Melatonin

Melatonin

Melatonin
Melatonin is an herbal remedy for a variety of conditions, but most commonly for insomnia and other sleep disorders due to jet lag or shift-work disorder. This natural hormone starts to decline in production as you grow older and as a dietary supplement can be used to regulate your internal body clock and act as a sleep aid. As with any herbal supplements please consult your health provider for treatment, correct dosage, benefits and risk factors.

Recently Answered

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    A , Psychology, answered
    A study analyzed reams of data on the efficacy and safety of melatonin for treating insomnia in children with ADHD and the authors indicate it can be a safe and helpful way to improve the falling-asleep process for these young insomniacs. Here is what they found:

    • Melatonin is a hormone your body produces to help it regulate your sleep-wake cycles; it usually starts pumping out of your pineal gland after it has become dark outside and your body prepares for bedtime. When melatonin levels in the blood rise, you begin to feel less alert and sleep becomes more inviting.

    • Children with ADHD usually have trouble falling asleep, which can have tremendous consequences to both their health and family life. Less sleep means a less-than-optimal refreshment of the brain and body during the night.

    • Giving 3 to 6 mg of melatonin within a few hours of bedtime has been shown to help kids with ADHD overcome some of their insomnia and improve their sleep. “Kids” in most cases reviewed in the study meant 6 to 14 years of age.

    While this research is very important in our understanding of ADHD and sleep, I would not consider placing a child on melatonin without working with both a sleep specialist and the child’s pediatrician.
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    A , Cardiology (Cardiovascular Disease), answered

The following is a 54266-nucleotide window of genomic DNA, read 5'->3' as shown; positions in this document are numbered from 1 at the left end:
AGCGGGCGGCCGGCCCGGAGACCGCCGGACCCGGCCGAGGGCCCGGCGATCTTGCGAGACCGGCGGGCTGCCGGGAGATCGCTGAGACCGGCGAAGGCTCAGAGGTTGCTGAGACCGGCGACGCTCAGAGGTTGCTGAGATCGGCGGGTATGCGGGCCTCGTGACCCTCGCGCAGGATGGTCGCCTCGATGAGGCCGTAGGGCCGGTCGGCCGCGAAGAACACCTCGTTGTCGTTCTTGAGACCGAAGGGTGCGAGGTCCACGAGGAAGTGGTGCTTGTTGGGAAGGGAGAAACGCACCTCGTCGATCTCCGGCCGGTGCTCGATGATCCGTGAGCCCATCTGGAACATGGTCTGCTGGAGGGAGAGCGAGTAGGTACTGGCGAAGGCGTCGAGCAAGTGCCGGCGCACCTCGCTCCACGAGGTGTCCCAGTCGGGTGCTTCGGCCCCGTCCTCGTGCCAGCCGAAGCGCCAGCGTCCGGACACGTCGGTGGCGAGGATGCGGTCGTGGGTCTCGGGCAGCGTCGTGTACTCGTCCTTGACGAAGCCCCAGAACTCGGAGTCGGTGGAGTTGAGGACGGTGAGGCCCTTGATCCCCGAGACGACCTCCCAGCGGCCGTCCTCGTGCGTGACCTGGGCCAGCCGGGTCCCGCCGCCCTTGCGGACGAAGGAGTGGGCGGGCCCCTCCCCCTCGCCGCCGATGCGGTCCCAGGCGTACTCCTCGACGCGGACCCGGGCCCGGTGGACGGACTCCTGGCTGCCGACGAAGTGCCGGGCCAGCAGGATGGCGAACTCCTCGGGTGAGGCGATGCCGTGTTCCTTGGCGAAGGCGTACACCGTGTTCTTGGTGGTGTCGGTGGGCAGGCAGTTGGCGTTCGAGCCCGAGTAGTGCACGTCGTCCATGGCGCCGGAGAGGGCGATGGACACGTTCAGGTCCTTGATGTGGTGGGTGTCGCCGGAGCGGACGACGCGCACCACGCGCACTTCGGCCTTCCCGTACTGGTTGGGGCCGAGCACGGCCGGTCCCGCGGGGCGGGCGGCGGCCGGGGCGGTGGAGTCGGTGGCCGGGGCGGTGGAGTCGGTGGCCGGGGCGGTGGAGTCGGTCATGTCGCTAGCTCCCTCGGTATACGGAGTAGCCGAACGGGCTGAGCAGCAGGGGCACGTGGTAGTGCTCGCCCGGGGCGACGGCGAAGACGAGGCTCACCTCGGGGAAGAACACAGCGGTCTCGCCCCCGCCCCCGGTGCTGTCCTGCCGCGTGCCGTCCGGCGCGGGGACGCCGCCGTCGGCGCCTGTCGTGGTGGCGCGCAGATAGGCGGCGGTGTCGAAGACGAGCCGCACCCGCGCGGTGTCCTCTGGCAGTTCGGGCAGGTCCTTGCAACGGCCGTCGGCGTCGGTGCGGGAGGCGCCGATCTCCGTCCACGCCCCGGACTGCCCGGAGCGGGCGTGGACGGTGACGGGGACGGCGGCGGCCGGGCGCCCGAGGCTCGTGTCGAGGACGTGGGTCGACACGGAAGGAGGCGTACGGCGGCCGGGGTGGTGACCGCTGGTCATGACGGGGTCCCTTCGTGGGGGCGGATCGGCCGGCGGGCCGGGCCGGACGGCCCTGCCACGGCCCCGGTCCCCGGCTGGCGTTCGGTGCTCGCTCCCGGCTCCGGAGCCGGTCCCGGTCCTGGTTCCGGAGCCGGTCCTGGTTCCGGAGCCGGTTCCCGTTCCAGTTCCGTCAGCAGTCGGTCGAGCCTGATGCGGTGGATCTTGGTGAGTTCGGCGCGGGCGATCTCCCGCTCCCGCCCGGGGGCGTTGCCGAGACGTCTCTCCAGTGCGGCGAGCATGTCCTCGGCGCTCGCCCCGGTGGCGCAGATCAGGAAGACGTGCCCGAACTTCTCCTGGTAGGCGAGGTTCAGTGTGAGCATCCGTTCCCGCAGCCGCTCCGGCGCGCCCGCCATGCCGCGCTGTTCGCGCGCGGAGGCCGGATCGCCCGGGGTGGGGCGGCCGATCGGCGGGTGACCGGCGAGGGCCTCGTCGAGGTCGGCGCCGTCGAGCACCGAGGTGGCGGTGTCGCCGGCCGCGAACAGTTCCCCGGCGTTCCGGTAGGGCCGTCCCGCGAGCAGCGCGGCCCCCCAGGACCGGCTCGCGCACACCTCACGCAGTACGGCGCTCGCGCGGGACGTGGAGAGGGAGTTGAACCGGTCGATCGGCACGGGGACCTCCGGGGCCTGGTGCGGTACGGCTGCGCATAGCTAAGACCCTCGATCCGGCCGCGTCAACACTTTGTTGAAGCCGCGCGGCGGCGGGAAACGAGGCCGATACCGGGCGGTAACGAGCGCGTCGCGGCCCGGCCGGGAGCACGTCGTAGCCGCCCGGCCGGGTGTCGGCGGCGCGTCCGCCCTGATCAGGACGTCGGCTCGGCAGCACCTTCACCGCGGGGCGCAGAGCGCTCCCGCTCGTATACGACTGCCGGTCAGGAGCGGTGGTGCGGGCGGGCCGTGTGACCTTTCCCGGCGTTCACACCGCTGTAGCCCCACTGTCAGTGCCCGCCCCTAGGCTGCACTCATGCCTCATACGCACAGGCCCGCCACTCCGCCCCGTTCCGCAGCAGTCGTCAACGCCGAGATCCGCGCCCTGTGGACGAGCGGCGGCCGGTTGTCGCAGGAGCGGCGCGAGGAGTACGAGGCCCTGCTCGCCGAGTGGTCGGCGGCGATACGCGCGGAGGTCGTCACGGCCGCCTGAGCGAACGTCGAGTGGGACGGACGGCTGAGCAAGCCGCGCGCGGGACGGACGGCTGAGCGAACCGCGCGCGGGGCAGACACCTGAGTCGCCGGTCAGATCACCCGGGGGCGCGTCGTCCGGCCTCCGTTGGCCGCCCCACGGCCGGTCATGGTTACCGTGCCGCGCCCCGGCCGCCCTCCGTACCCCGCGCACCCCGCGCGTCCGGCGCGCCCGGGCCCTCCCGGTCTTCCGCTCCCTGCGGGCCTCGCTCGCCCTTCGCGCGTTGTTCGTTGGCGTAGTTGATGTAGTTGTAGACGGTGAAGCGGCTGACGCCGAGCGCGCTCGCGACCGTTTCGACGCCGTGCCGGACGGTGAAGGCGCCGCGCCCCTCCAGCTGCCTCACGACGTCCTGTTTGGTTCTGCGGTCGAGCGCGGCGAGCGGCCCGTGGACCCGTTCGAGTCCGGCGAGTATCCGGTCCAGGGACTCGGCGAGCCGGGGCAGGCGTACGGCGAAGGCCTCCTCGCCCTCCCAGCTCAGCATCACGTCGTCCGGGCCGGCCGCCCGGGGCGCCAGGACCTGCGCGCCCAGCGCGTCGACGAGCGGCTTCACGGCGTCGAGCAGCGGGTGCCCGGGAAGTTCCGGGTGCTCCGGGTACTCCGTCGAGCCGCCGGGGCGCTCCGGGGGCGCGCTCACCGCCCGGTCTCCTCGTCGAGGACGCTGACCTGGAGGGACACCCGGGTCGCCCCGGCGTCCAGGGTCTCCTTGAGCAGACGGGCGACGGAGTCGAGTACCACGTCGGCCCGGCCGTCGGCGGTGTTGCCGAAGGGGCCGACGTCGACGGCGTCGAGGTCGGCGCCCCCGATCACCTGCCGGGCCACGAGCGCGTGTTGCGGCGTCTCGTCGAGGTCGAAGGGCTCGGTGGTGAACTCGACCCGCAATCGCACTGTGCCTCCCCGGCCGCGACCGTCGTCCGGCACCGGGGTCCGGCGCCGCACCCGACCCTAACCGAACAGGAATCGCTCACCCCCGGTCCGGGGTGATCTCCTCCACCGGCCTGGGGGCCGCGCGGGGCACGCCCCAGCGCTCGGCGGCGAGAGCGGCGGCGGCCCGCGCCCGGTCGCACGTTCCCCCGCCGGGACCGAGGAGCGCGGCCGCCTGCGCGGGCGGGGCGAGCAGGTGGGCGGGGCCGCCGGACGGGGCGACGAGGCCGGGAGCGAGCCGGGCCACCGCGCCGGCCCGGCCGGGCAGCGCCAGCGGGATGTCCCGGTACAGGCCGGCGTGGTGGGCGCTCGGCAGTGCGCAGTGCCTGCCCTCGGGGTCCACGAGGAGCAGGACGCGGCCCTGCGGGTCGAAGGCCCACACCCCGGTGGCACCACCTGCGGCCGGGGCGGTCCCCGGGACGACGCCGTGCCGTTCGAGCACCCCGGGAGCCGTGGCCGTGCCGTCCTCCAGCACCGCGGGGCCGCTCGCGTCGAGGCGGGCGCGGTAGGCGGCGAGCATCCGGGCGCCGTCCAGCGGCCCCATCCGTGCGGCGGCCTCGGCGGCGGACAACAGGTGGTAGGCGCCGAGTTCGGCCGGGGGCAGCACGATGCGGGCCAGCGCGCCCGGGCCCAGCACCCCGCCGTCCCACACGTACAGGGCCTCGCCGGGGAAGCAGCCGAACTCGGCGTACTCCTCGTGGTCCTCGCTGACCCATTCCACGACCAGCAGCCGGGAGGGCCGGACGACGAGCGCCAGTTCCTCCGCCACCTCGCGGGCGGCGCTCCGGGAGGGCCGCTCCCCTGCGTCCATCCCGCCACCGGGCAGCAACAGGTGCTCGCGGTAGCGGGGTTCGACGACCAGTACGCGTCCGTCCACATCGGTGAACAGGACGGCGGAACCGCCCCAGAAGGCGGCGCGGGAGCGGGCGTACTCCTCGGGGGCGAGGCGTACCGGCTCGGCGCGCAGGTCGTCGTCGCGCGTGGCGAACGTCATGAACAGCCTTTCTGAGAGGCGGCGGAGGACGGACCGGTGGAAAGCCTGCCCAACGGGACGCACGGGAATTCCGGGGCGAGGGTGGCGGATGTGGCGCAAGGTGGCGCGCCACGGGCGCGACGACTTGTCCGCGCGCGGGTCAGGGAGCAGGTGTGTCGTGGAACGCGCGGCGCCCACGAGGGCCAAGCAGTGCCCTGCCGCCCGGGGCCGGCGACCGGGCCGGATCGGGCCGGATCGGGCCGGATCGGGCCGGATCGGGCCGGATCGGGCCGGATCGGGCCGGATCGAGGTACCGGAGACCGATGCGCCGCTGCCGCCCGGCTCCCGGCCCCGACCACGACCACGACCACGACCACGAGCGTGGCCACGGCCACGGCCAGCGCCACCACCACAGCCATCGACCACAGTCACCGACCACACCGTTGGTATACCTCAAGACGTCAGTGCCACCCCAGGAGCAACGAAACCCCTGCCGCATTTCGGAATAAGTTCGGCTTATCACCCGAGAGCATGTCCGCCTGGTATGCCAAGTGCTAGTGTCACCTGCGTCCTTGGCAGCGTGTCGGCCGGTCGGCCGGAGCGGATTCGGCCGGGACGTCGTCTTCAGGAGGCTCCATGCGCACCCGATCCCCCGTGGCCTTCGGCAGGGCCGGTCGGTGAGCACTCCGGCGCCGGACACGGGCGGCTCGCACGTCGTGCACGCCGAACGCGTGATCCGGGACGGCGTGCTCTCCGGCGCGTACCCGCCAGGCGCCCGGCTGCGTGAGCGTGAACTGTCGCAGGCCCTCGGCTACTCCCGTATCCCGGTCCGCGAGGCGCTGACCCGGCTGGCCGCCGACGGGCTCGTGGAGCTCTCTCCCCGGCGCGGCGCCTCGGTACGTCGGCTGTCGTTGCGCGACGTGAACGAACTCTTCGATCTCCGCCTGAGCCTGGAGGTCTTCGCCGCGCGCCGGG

Avoid taking melatonin in these circumstances:
    • If you can’t sleep because of issues like stress, depression, or anxiety. Melatonin may not work in those cases because the problem doesn’t lie with the body’s ability to make its own melatonin. You may benefit from practicing progressive muscle relaxation (PMR) to calm your body and distract your brain.
    • If you have already taken melatonin earlier that evening. Because it is so powerful, too much melatonin may actually disrupt your sleeping pattern, which may lead to your waking up in the middle of the night. Some people complain of a “melatonin hangover,” which may lead to them feeling even more groggy and unrested! This happens because any residual melatonin in your system in the morning will make your body think it’s still nighttime -- and it will be even harder to wake up.
    • If you find yourself needing more than 1 mg at night to fall asleep. You may be taking too high of a dose, and you'll put yourself at risk of disrupting your sleep cycle. If 1 mg of melatonin isn’t enough, your body may be telling you to add other methods to help your sleep.
    • If you’ve been taking melatonin for longer than two weeks. This may be a sign that your body’s sleep issues come from another problem, like stress or depression, that must be addressed differently.

    This content originally appeared on doctoroz.com
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    A , Psychology, answered
    Dr. Michael Breus - What should I know before using melatonin supplements?